Combining tiotropium and salmeterol in COPD: Effects on airflow obstruction and symptoms
Clinical information on 24-h spirometric efficacy of combining tiotropium and salmeterol compared to single-agent therapy is lacking in patients with COPD. Methods: A randomized, double-blind, four-way crossover study of 6-week treatment periods comparing combination therapy of tiotropium 18 microg plus QD or bid salmeterol 50 microg versus single-agent therapy. Serial 24-h spirometry (FEV(1), FVC), effects on dyspnea (TDI focal score), and rescue salbutamol use were evaluated in 95 patients.
Results: Tiotropium plus QD salmeterol was superior to tiotropium or salmeterol alone in average FEV(1) (0-24h) by 72 mL and 97 mL (p<0.0001), respectively. Compared to this QD regimen, combination therapy including bid salmeterol provided comparable daytime (0-12h: 12 mL, p=0.38) bronchodilator effects, but significantly more bronchodilation during the night-time (12-24h: 73 mL, p<0.0001). Clinically relevant improvements in TDI focal score were achieved with bronchodilator combinations including salmeterol QD or bid (2.56 and 2.71; p<0.005 versus components). Symptom benefit of combination therapies was also reflected in less need for reliever medication. All treatments were well tolerated. Conclusion: Compared to single-agent therapy, combination therapy of tiotropium plus salmeterol in COPD provided clinically meaningful improvements in airflow obstruction and dyspnea as well as a reduction in reliever medication.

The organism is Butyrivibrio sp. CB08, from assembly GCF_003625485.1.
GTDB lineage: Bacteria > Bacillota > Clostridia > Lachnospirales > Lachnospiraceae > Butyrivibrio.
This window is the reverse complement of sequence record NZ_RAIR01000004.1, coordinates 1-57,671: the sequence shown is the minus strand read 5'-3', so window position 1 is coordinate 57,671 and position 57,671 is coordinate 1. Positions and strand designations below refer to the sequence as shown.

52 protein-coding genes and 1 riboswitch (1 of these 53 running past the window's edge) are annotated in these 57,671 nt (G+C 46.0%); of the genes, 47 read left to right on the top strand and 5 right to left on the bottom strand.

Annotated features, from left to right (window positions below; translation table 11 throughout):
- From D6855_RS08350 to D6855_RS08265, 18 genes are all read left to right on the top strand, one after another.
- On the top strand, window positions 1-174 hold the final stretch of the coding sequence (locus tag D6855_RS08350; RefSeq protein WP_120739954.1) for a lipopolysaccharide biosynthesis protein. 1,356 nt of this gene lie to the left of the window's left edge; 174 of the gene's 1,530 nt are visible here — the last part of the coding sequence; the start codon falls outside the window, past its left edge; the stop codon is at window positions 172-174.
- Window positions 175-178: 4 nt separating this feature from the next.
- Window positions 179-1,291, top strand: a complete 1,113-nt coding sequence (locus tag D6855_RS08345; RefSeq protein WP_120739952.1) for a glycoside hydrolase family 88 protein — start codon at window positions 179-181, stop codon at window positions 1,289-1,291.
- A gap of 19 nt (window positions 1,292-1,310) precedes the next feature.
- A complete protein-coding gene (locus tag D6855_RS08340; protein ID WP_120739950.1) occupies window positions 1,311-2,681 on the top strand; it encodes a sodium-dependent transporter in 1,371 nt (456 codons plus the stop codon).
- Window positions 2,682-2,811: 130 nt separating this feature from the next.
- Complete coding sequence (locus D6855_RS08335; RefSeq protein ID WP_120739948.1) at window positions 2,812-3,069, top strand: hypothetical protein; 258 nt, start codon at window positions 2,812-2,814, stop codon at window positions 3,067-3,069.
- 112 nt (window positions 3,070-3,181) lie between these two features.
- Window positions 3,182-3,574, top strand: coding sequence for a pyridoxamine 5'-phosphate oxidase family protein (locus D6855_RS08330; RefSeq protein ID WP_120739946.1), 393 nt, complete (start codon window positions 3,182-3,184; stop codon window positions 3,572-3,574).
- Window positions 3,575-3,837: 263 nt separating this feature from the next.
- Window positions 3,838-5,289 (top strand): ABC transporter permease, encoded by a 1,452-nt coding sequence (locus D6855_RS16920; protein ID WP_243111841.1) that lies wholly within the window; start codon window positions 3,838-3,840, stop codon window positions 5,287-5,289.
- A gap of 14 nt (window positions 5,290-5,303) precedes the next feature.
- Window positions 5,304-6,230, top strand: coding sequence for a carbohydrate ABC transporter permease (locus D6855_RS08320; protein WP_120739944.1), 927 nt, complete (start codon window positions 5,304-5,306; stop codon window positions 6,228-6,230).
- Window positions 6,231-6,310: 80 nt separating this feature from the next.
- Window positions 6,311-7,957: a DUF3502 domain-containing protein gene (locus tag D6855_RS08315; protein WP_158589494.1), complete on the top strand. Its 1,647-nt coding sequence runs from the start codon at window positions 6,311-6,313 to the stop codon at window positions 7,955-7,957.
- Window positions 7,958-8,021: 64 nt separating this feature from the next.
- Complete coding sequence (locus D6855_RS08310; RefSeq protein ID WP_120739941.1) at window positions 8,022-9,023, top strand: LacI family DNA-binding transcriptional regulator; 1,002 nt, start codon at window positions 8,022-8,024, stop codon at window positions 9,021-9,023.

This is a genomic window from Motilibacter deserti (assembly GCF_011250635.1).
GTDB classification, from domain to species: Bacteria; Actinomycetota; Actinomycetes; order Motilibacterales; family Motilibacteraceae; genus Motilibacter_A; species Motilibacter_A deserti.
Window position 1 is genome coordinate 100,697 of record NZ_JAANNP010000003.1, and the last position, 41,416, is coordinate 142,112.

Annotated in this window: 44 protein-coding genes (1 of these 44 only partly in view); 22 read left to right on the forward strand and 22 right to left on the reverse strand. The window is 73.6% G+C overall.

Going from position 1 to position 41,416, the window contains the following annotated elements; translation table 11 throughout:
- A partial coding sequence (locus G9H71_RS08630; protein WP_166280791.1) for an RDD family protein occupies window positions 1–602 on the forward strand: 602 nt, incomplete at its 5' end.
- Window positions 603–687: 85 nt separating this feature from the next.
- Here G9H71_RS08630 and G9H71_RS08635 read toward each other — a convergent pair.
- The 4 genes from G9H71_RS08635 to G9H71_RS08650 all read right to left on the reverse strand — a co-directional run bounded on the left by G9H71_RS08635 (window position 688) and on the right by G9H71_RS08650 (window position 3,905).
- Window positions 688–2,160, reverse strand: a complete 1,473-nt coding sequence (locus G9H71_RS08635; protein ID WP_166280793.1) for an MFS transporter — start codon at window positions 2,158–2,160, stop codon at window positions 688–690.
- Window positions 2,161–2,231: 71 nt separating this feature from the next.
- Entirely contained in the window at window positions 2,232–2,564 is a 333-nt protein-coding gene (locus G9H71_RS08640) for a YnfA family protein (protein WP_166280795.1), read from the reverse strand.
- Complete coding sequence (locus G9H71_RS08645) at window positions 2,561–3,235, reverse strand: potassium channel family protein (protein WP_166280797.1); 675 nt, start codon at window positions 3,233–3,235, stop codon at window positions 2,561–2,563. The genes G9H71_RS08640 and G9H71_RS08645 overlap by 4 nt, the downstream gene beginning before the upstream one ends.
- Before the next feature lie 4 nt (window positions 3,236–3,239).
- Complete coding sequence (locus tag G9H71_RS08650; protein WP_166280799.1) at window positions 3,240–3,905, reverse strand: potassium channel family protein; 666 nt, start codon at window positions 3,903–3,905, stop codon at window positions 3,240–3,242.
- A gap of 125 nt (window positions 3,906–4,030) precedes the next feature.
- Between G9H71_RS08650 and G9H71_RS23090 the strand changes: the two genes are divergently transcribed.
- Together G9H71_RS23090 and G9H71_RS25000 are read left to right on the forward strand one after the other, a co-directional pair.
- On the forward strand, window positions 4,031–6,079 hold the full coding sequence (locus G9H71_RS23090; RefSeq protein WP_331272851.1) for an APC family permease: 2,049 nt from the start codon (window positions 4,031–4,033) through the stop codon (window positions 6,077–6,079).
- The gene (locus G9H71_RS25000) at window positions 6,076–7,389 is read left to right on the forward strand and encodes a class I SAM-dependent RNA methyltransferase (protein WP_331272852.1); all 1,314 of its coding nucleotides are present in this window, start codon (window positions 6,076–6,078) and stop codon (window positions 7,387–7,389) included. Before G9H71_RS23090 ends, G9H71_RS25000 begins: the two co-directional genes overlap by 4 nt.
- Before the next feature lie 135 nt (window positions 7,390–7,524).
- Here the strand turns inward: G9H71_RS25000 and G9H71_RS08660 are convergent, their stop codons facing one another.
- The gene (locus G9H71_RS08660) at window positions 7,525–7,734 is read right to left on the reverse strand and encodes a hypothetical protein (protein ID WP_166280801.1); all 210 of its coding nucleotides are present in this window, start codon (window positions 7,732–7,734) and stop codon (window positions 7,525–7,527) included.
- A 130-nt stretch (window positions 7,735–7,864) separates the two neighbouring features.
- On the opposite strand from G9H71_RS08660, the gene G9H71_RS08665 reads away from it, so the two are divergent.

Writer: J A van Noord